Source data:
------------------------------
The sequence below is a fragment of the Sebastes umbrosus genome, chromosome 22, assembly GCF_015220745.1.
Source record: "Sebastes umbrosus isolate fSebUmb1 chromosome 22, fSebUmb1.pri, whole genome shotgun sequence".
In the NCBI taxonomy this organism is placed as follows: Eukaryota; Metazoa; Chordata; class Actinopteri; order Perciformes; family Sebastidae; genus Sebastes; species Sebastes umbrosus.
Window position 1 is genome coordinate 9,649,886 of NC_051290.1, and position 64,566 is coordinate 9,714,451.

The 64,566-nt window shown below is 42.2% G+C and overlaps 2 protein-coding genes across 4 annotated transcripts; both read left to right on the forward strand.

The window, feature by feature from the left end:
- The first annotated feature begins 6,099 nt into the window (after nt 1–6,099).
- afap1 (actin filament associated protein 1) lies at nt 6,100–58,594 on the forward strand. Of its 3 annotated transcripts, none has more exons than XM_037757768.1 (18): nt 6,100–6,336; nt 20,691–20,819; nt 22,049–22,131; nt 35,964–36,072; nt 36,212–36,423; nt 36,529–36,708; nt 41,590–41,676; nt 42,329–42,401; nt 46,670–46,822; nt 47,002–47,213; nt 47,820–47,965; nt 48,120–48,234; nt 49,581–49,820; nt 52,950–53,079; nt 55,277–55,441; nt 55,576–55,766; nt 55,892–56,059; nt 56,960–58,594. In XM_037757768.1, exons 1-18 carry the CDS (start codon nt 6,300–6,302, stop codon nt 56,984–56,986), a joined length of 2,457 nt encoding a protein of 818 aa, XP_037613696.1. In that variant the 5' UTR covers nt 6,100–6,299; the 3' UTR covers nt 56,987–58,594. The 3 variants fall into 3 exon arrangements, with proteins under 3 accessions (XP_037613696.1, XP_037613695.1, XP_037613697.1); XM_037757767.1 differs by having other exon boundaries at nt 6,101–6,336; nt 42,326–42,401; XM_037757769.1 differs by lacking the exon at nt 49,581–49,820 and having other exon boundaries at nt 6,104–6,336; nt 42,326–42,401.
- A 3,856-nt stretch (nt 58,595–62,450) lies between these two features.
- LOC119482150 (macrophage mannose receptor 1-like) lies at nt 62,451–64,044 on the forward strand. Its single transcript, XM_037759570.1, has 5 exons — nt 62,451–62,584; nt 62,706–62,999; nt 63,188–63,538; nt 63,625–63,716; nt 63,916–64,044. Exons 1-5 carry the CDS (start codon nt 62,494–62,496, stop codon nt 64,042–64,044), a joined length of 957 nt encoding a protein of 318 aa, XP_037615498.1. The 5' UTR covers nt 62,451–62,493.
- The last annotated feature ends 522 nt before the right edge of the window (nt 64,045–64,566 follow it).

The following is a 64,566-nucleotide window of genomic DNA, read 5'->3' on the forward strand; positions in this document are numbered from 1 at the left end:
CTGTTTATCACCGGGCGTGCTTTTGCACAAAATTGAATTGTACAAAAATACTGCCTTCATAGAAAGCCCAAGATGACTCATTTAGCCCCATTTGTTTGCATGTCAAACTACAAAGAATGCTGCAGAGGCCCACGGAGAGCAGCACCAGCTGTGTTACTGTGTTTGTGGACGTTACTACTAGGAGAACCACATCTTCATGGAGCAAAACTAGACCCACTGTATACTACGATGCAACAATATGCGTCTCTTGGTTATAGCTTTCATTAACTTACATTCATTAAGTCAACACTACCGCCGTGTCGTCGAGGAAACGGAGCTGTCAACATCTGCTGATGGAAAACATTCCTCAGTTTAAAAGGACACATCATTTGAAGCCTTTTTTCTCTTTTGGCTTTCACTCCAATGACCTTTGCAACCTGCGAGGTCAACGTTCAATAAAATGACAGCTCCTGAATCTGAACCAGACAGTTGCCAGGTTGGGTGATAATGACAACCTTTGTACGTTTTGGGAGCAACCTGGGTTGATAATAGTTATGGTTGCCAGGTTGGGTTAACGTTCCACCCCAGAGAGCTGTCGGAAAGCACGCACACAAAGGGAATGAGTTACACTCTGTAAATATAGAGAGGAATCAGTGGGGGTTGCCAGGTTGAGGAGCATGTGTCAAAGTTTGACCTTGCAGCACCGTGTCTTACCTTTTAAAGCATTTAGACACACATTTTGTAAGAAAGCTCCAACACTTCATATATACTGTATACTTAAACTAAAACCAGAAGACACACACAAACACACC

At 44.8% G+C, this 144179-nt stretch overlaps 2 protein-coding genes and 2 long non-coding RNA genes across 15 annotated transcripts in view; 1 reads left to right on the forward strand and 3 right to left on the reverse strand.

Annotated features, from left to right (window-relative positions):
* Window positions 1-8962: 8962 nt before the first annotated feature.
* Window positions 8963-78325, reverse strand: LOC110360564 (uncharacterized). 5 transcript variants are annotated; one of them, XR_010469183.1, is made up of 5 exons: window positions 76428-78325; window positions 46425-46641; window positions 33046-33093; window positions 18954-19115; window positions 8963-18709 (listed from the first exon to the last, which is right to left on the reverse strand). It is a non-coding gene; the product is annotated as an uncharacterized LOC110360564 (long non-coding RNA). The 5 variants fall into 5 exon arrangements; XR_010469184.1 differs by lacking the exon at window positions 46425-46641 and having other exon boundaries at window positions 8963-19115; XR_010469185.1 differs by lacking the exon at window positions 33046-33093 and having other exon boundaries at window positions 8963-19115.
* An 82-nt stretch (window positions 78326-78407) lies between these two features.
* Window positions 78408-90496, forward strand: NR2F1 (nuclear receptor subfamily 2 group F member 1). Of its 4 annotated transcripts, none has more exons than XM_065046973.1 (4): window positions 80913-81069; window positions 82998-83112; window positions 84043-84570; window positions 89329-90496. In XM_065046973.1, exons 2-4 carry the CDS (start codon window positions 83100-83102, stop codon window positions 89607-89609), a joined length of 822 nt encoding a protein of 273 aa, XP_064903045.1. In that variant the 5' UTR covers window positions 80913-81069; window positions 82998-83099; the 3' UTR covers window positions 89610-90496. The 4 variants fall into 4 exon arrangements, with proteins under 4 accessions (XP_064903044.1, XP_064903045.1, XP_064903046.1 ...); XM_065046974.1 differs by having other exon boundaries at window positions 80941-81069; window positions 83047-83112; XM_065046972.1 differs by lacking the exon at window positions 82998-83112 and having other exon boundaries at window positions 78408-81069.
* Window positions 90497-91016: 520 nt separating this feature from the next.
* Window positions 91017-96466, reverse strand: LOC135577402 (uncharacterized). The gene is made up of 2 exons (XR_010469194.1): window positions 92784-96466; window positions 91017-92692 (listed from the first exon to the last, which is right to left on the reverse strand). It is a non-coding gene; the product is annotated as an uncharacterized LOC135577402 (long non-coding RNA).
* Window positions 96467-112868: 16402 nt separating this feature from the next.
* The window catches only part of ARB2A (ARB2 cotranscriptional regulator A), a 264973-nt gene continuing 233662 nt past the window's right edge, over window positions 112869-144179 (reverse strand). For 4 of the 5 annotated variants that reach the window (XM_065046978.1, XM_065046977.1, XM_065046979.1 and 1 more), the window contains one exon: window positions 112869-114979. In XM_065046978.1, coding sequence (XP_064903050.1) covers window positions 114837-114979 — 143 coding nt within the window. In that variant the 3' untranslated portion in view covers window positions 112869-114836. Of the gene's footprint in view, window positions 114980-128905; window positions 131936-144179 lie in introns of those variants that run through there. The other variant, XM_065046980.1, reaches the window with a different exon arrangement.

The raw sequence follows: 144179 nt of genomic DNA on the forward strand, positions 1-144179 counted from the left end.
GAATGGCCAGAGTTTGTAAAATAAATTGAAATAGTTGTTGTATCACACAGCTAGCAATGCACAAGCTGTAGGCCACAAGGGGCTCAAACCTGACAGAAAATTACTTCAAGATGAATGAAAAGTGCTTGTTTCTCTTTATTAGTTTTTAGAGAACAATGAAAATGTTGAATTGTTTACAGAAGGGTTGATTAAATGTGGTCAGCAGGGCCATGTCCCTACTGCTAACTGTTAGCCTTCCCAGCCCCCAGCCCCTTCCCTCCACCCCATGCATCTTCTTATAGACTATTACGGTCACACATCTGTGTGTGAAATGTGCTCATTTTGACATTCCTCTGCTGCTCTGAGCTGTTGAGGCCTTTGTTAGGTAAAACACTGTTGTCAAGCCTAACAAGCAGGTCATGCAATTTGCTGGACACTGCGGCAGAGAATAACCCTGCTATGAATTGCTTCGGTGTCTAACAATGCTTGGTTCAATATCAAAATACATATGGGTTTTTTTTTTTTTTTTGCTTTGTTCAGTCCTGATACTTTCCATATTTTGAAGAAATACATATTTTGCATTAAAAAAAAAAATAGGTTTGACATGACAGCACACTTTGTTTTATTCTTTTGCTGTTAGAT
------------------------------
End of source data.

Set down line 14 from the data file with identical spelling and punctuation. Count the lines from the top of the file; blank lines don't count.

At 44.8% G+C, this 144179-nt stretch overlaps 2 protein-coding genes and 2 long non-coding RNA genes across 15 annotated transcripts in view; 1 reads left to right on the forward strand and 3 right to left on the reverse strand.